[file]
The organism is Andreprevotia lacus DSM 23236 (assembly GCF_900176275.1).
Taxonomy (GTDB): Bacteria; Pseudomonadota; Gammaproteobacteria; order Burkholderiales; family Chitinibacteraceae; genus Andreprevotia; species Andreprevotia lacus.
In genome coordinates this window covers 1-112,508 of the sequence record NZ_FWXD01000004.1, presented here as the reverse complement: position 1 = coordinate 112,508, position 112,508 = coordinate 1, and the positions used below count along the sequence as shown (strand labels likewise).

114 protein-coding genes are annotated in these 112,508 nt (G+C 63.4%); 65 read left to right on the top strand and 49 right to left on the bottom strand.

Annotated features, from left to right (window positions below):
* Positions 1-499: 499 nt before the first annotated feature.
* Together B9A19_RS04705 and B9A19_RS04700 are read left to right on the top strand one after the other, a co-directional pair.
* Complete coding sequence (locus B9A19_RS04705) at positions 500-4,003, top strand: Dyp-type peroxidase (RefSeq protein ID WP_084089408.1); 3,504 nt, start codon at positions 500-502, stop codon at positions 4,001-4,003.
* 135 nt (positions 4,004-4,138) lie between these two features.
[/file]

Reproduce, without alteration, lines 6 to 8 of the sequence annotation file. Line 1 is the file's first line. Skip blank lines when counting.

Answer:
* Positions 1-499: 499 nt before the first annotated feature.
* Together B9A19_RS04705 and B9A19_RS04700 are read left to right on the top strand one after the other, a co-directional pair.
* Complete coding sequence (locus B9A19_RS04705) at positions 500-4,003, top strand: Dyp-type peroxidase (RefSeq protein ID WP_084089408.1); 3,504 nt, start codon at positions 500-502, stop codon at positions 4,001-4,003.